FOR years thecentre:mk has been renowned as one of the biggest and best places to shop, eat and socialise and soon, under the supervision of centre director Robert Hall and development director, Jon Weymouth, it could become even better.
The latest plans will see refurbishment work carried out at John Lewis and the submission for planning consent for two more stores close to the centre’s landmark clock.
Mr Weymouth’s last claim to fame was the rebuild of the Manchester Arndale Shopping Centre after it was destroyed by bomb attacks. That work took eight years and cost around £150 million.
In the early 70s Mr Hall worked as a retailer for WHSmith and over the last seven years has been involved in and launched major regional shopping destinations including WestQuay in Southampton, Bullring Birmingham, Westfield London and Bluewater in Kent; he brings all of this knowledge to his work at thecentre:mk.
He said: “I’m an enthusiast of cities. I admire the work that has been done around the area in the various estates.
“For the centre we are following the principles of the original architects. I love that design and as a long time supporter and resident of Milton Keynes I want to see that sympathetically evolve to cater for the modern retailer requirements.”
Multi-million pound plans will see the John Lewis store enhanced and refurbished, but only to the present boundary of the shop’s plans before the start of Middleton Hall.
Mr Hall said: “We know thecentre:mk is a listed building and we respect the heritage. But in the future we want this to be a place you can stay and be more sociable, not just come, shop and then leave.
“We believe in evolution not revolution so we want to stick to the original visions of the architects. This is a once-in-a-lifetime chance to improve the centre we want to take. However, if it doesn’t work for people then it doesn’t work for us.”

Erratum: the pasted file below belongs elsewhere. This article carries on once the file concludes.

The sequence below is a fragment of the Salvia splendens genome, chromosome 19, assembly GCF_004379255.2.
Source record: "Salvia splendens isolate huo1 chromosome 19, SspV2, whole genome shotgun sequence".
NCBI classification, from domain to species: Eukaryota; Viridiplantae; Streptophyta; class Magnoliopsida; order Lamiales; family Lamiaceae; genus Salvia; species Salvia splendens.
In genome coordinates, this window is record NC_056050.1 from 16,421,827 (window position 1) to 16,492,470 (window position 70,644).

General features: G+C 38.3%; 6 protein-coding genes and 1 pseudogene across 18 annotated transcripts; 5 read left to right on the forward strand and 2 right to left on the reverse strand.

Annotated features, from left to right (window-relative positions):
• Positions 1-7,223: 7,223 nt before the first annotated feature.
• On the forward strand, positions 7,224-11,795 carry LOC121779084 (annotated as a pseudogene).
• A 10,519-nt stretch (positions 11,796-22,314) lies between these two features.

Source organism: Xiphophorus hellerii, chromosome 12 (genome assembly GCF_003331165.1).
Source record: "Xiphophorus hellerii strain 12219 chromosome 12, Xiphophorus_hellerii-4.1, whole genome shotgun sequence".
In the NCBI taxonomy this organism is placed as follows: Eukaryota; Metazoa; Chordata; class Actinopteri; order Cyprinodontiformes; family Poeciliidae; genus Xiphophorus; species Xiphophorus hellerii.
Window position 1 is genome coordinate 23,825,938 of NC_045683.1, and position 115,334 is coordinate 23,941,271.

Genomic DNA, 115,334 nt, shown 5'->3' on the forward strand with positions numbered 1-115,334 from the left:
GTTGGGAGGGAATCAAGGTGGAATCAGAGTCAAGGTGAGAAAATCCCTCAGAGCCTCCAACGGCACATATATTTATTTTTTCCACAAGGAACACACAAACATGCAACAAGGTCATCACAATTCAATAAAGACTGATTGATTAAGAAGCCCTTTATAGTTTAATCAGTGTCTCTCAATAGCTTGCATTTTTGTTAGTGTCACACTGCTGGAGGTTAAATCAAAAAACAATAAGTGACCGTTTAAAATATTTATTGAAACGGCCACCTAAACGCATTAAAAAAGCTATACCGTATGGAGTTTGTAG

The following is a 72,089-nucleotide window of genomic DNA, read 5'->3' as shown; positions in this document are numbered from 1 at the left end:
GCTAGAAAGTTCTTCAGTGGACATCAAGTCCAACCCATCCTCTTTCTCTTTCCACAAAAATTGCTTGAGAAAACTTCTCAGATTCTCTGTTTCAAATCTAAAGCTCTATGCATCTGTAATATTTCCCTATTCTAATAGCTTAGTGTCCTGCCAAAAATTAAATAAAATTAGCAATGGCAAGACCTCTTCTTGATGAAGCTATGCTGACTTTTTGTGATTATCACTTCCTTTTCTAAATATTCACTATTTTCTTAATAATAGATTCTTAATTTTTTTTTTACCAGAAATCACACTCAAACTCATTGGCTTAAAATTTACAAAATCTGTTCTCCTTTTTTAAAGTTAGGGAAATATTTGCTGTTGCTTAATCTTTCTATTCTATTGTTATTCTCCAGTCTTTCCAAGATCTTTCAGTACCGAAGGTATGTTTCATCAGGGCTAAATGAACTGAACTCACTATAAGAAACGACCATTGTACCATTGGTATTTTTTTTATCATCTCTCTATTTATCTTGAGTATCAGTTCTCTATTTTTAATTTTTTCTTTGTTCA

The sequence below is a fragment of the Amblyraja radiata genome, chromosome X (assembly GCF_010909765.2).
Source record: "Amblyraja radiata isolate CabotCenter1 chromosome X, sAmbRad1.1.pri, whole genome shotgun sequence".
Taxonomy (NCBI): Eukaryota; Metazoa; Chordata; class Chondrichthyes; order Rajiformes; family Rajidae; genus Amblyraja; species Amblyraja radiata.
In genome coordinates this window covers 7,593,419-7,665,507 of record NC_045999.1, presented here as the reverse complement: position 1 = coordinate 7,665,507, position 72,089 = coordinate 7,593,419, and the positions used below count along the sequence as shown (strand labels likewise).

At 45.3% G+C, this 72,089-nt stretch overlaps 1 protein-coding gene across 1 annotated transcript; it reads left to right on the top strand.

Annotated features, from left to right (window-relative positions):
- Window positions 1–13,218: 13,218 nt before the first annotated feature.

Over the last decade there has been significant growth in footfall but 10 per cent fewer people have arrived by car. A growth of six per cent in public transport has also occurred with a 22 per cent increase in shoppers from outside the city.
Another development being considered, although not yet in the planning application stage, is the £30 million expansion at Secklow Gate which will see the market reinstated to an area between the shopping centre and Midsummer Place, opposite The Point. Around 400 retail and 250 construction jobs will be created.
Mr Weymouth said: “We feel thecentre:mk doesn’t present itself fully as a shopping destination and if this development goes ahead in the next few years we think it will advertise itself. The expansion may see the changing of one of the city’s grid roads and people coming to the consultations have made some very valid points. We want to work with them, and not only take their questions but answer them and then see if we can make changes.”
In December last year an exhibition was held to encourage discussion about the proposed development and many took the opportunity to express their views.
Mr Hall added: “A lot of people refer to the bridge closure but when that happened before there was a lot of confusion due to a lack of signage and explanation.
“However, we are envisaging a proper signage package with clear direction telling people where to go.
“We need debates and thoughts though because our success is their success.”
Both Mr Hall and Mr Weymouth are hoping the whole process can be as transparent as possible with public involvement throughout.
Mr Hall said: “We are not faceless, we’re trustees of the building and the pension holders we represent, many of whom live in the region and have a stakeholding in this property. we don’t want to damage the centre or its image.
“Our competition is expanding and we need to react in order to maintain our regional position as the shopping destination of choice.”